Look at what happened to India’s most seasoned investor whose portfolio value used to be over Rs 20,000 crore. Rakesh Jhunjhunwala, who is known for holding on to his investments for years, has seen his portfolio value nose dive by 75 per cent in the last few sessions. Remember he built up his trading empire from $100 to $2.5 billion. Still he couldn’t escape the blood bath on the street.

Charlie Chaplin & Black Thursday

But there are good examples to follow. Look at the gem who did it wisely. Charlie Chaplin exited the market well ahead – two years ahead of the Black Thursday. And he probably would have lost 80 per cent value, had he continued with his holdings till the 1929 October high.

Much after disposing his holdings, he once caught up with his friend and songwriter Irving Berlin for a dinner. It was October 23, 1929 and he advised Berlin to exit from the market as the signals were not so good. Chaplin recommended Berlin to get out immediately and mentioned to him that he had done so two years ago.

Berlin refused to find reason and decided to stay on. The very next day, Black Thursday, he realized the wisdom in Chaplin’s advice. His investment came down by 74 per cent in value. His $2 million had almost come down to half a million.

However, there is a positive twist to Berlin’s story. He did not liquidate the stocks any time thereafter. By 1945, his investments gained 60 per cent and 10 years later his investment gains were 700 per cent. By the time of Berlin’s death in 1989, his original $2 million investment had grown to $1.1 billion. What Berlin did wisely was that he invested mostly in blue chip stocks of the time. 

And that’s precisely why the market pundits will tell you to ‘buy and hold’ when the markets tank. Remember the bear market that followed the 2008 crash, the average US stock shed nearly 60 per cent of its value.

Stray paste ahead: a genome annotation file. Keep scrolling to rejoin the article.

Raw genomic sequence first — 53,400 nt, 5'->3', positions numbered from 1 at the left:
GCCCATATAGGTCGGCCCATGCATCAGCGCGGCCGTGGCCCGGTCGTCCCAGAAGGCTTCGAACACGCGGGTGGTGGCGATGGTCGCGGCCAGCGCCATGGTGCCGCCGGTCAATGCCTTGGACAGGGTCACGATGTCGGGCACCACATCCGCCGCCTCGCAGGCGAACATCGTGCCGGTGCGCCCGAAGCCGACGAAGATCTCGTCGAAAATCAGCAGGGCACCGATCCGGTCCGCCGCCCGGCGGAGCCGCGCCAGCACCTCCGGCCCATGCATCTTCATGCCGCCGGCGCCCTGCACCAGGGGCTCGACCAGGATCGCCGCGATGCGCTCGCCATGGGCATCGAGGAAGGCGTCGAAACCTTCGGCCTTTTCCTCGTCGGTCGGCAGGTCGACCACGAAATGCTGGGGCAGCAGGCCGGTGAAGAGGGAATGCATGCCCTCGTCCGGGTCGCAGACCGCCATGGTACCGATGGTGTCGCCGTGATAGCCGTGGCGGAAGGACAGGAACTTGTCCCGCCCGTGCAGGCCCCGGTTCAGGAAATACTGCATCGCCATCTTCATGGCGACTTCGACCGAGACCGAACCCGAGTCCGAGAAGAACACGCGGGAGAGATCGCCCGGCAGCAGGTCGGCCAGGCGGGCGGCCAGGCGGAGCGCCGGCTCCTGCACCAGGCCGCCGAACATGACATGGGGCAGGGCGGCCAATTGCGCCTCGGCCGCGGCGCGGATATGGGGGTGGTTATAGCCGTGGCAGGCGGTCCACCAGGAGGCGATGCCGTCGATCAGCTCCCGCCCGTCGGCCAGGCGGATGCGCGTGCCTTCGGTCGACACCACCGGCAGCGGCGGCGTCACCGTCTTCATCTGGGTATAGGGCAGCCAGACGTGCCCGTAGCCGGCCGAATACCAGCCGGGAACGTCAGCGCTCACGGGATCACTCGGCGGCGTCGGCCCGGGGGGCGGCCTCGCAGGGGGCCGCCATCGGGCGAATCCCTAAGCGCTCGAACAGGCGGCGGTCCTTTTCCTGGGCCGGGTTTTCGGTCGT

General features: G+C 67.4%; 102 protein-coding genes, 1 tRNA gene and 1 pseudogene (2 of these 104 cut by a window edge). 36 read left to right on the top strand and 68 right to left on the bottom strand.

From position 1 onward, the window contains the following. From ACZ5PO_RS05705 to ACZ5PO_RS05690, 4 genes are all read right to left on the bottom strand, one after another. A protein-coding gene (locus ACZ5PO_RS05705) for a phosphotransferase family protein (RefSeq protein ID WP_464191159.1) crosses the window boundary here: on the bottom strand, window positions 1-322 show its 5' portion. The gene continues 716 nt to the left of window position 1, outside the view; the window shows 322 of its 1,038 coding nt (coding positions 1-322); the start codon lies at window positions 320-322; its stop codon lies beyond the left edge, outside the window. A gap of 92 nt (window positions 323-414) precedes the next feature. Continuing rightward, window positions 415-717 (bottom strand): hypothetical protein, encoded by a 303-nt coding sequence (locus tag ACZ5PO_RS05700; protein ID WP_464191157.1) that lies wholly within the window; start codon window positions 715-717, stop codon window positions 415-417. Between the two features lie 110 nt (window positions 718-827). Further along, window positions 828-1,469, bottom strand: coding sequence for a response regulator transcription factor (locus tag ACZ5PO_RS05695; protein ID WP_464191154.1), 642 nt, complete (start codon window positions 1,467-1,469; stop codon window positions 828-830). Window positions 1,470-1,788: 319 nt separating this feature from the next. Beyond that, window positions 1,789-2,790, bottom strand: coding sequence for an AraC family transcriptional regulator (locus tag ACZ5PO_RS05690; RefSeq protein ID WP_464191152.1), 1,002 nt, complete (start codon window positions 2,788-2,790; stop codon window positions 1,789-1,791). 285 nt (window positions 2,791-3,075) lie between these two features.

Other than Warren Buffett, investors indulging in buying and holding were few. Indeed, a widely-expressed view among the investment advisors around that time was that “buy and hold” was long dead.


The Last Man Enters The Market

It would be wise to understand that the market follows a cycle. A cycle to trick people who have spare money. From ultra rich to rich, to middle class, to lower middle class and finally to the man on the street.

When the last man on the street is tricked into, one cycle is complete. The next cycle can only start from the bottom and with a blood bath similar to a war, where huge casualty is inflicted on the innocent. 

A heated up market, always goes by building the noise to reach out to the gullible, naive man on the street and trick him to buying stocks. By the time, he enters the market, what he can afford to buy would be penny stocks. In the pepped up greed, he would invest his life savings in unknown companies’ stocks which would go wash out in the impending crash.

Most of the penny stock promoters and traders of such stocks would be waiting like a leopard in the bush for the credulous, uninitiated to get into the market to cash in their investments with huge returns. You will never see those stocks in the markets after the mayhem. 

Having burnt fingers by putting their savings in penny stocks which disappeared in the crash, the poor victims of the crash shuns the market till another boom. This is a cycle. This keeps happening every eight to 10-year periods.

Disclaimer: Views expressed in the article are personal views and not in any manner to be construed as its author’s employer’s or Indian IT Industry’s views.

A senior executive with IBM Corporation, he writes on emerging technology issues, & real life experiences in the backdrop on technology.